Mathematics for Physics: A Guided Tour for Graduate Students
by Michael Stone, Paul Goldbart
Publisher: Cambridge University Press 2009
Number of pages: 919
An engagingly-written account of mathematical tools and ideas, this book provides a graduate-level introduction to the mathematics used in research in physics. The first half of the book focuses on the traditional mathematical methods of physics - differential and integral equations, Fourier series and the calculus of variations. The second half contains an introduction to more advanced subjects, including differential geometry, topology and complex variables.
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by Matej Pavsic - arXiv
This a book is for those who would like to learn something about special and general relativity beyond the usual textbooks, about quantum field theory, the elegant Fock-Schwinger-Stueckelberg proper time formalism, and much more.
by Vicente Cortes, Alexander S. Haupt - arXiv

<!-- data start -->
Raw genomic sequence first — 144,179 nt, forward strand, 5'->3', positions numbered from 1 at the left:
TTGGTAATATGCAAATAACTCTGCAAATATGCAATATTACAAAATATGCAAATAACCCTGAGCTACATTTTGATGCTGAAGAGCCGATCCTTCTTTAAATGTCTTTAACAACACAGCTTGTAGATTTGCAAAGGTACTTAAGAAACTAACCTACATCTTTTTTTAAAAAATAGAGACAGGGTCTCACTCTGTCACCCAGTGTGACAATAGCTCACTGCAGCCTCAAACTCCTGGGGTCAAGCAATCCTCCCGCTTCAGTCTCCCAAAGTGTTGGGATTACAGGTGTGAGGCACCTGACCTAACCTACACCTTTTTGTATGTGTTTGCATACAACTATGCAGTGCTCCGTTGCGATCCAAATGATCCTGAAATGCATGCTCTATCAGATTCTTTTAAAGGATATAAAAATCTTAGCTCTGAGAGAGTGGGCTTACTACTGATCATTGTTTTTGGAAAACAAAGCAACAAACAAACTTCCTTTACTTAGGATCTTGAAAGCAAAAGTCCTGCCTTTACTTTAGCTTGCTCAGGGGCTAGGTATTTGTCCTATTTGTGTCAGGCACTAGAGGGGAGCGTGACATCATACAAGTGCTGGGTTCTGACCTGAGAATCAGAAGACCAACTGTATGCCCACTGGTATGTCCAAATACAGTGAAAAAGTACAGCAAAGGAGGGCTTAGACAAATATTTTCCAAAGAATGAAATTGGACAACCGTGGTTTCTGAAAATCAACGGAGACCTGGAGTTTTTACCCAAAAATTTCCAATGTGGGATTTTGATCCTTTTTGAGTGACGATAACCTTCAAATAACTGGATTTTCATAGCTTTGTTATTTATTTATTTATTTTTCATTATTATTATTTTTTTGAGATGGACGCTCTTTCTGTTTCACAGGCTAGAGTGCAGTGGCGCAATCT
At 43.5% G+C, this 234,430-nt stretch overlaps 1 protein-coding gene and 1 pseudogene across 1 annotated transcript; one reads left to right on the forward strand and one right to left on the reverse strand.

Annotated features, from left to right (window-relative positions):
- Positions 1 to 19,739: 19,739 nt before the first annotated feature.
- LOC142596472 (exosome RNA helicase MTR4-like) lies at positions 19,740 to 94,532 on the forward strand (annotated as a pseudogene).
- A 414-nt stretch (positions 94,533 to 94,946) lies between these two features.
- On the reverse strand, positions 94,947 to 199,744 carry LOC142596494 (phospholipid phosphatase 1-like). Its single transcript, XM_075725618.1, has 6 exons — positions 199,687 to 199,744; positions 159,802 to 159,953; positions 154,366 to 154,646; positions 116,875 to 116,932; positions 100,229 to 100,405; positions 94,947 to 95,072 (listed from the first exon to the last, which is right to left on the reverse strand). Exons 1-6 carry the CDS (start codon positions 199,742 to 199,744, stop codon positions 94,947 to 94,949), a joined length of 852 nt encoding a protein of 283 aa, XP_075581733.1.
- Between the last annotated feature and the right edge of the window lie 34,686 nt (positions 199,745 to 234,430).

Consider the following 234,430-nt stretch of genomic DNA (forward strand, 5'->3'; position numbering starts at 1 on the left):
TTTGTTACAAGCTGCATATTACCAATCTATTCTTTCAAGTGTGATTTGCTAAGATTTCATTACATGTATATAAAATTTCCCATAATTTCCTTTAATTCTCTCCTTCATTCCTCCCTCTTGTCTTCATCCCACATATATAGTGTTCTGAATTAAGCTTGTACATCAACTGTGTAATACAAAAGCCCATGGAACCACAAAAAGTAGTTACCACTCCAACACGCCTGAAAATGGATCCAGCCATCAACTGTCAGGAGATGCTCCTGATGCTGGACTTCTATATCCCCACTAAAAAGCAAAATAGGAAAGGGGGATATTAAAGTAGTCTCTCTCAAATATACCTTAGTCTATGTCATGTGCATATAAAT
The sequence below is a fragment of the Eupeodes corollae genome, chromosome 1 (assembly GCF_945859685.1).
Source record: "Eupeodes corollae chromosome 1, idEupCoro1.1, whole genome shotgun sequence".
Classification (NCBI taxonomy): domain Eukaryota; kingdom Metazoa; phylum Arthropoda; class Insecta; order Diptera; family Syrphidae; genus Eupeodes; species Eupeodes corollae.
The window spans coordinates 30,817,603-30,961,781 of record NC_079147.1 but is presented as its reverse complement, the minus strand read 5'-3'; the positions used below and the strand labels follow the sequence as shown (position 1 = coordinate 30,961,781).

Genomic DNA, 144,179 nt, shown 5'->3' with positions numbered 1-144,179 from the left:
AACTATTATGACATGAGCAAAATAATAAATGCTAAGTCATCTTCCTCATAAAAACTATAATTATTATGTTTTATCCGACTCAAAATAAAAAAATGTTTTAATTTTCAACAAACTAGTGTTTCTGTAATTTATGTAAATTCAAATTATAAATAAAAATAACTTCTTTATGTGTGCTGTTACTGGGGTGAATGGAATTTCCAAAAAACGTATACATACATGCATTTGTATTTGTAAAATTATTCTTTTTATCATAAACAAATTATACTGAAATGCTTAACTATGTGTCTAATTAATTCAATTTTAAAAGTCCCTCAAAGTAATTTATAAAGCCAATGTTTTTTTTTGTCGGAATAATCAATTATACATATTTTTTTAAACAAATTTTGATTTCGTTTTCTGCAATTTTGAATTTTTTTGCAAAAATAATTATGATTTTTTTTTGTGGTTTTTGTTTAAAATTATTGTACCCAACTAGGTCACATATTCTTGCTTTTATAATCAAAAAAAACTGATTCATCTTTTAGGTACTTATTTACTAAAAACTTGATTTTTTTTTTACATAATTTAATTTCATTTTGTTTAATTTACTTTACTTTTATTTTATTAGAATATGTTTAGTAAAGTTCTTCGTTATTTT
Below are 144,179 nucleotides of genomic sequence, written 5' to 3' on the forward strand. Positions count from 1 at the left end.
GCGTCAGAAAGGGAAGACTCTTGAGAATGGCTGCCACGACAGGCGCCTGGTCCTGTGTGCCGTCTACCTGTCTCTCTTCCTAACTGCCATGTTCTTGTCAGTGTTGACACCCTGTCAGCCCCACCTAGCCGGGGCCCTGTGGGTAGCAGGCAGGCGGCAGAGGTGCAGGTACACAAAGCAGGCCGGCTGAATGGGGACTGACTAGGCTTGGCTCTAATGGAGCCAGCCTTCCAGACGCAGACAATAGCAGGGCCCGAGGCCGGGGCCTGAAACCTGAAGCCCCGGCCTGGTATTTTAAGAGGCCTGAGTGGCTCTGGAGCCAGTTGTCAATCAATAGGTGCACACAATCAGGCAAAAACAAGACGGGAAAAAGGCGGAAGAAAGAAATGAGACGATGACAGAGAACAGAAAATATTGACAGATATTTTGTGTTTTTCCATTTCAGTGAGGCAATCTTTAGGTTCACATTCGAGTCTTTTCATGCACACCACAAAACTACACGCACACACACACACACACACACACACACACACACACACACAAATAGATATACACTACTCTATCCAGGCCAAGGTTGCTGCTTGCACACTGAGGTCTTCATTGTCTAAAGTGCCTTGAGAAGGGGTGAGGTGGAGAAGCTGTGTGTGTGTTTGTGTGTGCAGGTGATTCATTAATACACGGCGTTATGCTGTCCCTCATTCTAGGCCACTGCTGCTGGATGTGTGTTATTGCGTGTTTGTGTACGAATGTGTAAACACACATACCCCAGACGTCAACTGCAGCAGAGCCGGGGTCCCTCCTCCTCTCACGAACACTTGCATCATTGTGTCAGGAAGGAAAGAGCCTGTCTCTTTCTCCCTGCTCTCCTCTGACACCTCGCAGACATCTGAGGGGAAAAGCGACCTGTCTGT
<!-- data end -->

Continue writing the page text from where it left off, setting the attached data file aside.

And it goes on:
Topics include Lagrangian Mechanics, Hamiltonian Mechanics, Hamilton-Jacobi Theory, Classical Field Theory formulated in the language of jet bundles, field theories such as sigma models, gauge theory, and Einstein's theory of general relativity.
by Pavel Bleher, Alexander Its - Cambridge University Press
The book covers broad areas such as topologic and combinatorial aspects of random matrix theory; scaling limits, universalities and phase transitions in matrix models; universalities for random polynomials; and applications to integrable systems.
by Willard Miller - Academic Press
The book studies the role played by special function theory in the formalism of mathematical physics. It demonstrates that special functions which arise in mathematical models are dictated by symmetry groups admitted by the models.